The law school debt problem is not new. Clarence Thomas recently told students at Harvard Law School, "I wound up on the Court 17 years after I graduated. And I made my final payment on my student loan my third term on the Court." Granted that 1) Thomas went to a pricey law school (Yale), 2) got elevated to the Court at a relatively young age (43); and 3) didn't have much (as in any) family wealth as a cushion. Still, the idea that a United States Supreme Court justice would be paying off college loans is pretty bracing. And that was twenty years ago.
If you're looking for a picture of what's happened with law school tuition since then, Brian Leichter offers this:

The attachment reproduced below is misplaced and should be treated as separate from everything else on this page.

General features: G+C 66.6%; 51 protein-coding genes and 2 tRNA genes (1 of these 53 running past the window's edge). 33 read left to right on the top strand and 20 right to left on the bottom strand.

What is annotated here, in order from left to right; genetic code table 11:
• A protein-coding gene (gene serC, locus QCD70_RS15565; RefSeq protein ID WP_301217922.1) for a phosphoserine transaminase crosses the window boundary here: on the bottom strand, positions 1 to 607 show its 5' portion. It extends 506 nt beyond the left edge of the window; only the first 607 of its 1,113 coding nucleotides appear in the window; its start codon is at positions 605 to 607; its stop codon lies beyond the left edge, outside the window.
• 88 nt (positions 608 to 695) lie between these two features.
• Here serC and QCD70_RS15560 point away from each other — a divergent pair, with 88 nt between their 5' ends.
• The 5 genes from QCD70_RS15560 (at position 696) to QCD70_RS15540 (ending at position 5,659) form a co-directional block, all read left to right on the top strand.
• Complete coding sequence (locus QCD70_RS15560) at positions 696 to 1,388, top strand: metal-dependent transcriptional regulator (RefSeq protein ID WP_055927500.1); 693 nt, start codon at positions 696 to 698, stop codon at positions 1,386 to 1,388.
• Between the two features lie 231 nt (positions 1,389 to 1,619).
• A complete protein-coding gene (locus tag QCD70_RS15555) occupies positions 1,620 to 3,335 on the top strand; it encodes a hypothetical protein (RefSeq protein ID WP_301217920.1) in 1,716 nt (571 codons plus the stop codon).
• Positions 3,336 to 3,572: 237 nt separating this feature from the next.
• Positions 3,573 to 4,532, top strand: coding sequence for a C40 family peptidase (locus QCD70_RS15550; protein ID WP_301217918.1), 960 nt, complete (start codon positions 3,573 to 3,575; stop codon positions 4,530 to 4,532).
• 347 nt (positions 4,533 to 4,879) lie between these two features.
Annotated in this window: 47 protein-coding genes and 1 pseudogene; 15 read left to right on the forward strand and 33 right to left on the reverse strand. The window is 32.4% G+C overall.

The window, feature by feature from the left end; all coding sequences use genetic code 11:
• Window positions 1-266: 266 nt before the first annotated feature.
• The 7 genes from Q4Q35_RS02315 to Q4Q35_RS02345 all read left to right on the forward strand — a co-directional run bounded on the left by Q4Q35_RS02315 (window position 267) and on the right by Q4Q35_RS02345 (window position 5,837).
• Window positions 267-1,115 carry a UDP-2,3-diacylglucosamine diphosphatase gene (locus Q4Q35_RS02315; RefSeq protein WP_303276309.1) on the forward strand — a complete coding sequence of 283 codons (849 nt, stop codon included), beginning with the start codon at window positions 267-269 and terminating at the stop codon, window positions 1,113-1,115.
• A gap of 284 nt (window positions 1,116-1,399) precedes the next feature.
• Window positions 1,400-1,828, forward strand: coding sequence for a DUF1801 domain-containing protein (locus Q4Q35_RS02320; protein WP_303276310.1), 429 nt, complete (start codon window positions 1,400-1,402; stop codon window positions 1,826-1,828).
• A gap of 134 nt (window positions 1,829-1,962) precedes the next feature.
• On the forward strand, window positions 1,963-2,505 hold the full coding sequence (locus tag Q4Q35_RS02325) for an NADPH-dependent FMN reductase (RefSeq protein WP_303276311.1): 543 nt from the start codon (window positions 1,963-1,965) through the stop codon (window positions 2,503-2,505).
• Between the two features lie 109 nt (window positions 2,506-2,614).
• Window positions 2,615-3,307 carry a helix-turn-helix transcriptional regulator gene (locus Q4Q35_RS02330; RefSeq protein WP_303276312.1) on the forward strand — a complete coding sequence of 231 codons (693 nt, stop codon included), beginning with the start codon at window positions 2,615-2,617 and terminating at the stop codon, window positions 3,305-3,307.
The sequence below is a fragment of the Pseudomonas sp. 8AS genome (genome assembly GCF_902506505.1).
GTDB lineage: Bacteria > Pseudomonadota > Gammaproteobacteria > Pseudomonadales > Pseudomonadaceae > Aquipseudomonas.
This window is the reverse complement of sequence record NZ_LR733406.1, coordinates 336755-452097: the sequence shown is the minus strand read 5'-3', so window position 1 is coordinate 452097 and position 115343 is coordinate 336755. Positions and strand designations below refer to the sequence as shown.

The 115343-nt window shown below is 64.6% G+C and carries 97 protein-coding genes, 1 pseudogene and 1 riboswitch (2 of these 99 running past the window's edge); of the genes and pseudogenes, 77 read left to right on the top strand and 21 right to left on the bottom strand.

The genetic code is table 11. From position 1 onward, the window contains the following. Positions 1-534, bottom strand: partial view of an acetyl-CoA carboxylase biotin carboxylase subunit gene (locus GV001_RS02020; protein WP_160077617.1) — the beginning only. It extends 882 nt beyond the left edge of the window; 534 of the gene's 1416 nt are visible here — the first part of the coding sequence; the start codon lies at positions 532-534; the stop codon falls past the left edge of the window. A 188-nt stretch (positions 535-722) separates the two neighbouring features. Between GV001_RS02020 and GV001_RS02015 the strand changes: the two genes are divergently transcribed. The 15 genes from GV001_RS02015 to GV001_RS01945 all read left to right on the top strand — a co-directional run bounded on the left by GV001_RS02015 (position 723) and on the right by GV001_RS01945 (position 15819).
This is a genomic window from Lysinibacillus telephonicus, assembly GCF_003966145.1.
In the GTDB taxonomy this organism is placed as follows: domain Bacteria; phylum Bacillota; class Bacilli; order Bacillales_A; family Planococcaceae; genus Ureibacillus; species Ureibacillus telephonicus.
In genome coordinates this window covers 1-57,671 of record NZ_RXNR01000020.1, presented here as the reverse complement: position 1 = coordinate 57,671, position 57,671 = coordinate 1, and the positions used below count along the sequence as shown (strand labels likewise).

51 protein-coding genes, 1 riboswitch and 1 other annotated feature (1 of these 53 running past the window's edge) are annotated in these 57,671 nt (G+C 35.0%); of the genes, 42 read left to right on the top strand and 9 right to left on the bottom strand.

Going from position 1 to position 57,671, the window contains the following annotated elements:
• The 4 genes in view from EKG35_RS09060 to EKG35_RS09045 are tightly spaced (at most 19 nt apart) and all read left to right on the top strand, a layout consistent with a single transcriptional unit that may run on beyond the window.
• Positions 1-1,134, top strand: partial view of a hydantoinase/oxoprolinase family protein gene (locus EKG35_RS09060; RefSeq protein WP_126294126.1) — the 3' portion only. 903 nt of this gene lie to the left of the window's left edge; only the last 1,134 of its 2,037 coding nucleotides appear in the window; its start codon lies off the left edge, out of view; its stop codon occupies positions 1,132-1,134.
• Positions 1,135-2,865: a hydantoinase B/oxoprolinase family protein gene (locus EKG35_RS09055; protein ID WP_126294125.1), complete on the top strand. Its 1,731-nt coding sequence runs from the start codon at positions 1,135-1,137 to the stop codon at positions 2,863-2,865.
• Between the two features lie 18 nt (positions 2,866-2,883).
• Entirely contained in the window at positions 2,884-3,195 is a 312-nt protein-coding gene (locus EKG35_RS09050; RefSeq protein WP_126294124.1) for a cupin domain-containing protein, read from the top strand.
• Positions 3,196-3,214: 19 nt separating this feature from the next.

At the same time, the landscape for paying off law school loans has also been changing -- projections on employment and income in the legal market are less optimistic than they were 20 years ago, and repayment conditions are in flux. See this quick description of a new income-based repayment option, and a warning that even that may change.